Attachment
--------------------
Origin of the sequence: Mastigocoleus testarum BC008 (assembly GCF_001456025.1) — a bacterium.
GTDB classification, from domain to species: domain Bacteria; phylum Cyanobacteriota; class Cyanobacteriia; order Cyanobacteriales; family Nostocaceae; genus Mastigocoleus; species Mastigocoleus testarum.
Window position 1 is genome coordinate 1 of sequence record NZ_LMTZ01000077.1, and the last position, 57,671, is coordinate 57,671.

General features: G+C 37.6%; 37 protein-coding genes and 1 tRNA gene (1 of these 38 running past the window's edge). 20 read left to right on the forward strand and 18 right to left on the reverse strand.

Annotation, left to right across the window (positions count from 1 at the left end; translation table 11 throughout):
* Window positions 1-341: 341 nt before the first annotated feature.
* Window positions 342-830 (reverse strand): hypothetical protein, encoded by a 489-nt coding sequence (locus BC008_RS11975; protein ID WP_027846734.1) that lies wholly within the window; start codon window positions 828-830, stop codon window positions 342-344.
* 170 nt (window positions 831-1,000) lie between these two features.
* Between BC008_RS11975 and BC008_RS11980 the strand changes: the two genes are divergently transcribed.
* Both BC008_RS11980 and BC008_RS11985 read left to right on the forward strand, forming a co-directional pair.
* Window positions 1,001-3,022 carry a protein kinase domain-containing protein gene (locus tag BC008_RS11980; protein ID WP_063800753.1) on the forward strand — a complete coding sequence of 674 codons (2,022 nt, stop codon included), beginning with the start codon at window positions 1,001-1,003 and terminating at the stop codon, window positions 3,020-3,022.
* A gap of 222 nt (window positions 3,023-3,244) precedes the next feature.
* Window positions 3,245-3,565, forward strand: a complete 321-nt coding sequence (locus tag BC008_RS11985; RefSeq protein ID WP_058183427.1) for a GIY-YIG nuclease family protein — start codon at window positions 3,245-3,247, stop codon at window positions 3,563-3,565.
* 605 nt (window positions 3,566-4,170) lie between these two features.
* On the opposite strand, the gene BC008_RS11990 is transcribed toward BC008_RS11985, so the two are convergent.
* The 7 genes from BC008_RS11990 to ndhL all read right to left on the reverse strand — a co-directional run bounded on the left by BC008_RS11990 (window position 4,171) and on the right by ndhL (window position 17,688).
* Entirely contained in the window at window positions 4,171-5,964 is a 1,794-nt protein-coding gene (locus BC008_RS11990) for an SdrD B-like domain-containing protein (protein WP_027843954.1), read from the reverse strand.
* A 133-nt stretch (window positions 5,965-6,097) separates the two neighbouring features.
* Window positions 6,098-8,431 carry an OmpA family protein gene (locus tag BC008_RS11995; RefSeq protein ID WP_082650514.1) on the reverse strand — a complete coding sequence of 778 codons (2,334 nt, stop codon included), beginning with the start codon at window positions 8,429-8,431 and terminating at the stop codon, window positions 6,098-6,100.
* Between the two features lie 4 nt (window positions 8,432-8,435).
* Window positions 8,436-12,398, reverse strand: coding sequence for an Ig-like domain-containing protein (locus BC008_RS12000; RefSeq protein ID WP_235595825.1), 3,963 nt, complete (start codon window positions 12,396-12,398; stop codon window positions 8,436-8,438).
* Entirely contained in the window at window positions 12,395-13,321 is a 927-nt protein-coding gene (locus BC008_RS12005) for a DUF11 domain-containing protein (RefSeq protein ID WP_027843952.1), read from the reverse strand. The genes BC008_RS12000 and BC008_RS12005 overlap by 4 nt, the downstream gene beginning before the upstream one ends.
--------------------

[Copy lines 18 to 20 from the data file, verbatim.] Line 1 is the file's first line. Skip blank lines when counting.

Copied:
* A 133-nt stretch (window positions 5,965-6,097) separates the two neighbouring features.
* Window positions 6,098-8,431 carry an OmpA family protein gene (locus tag BC008_RS11995; RefSeq protein ID WP_082650514.1) on the reverse strand — a complete coding sequence of 778 codons (2,334 nt, stop codon included), beginning with the start codon at window positions 8,429-8,431 and terminating at the stop codon, window positions 6,098-6,100.
* Between the two features lie 4 nt (window positions 8,432-8,435).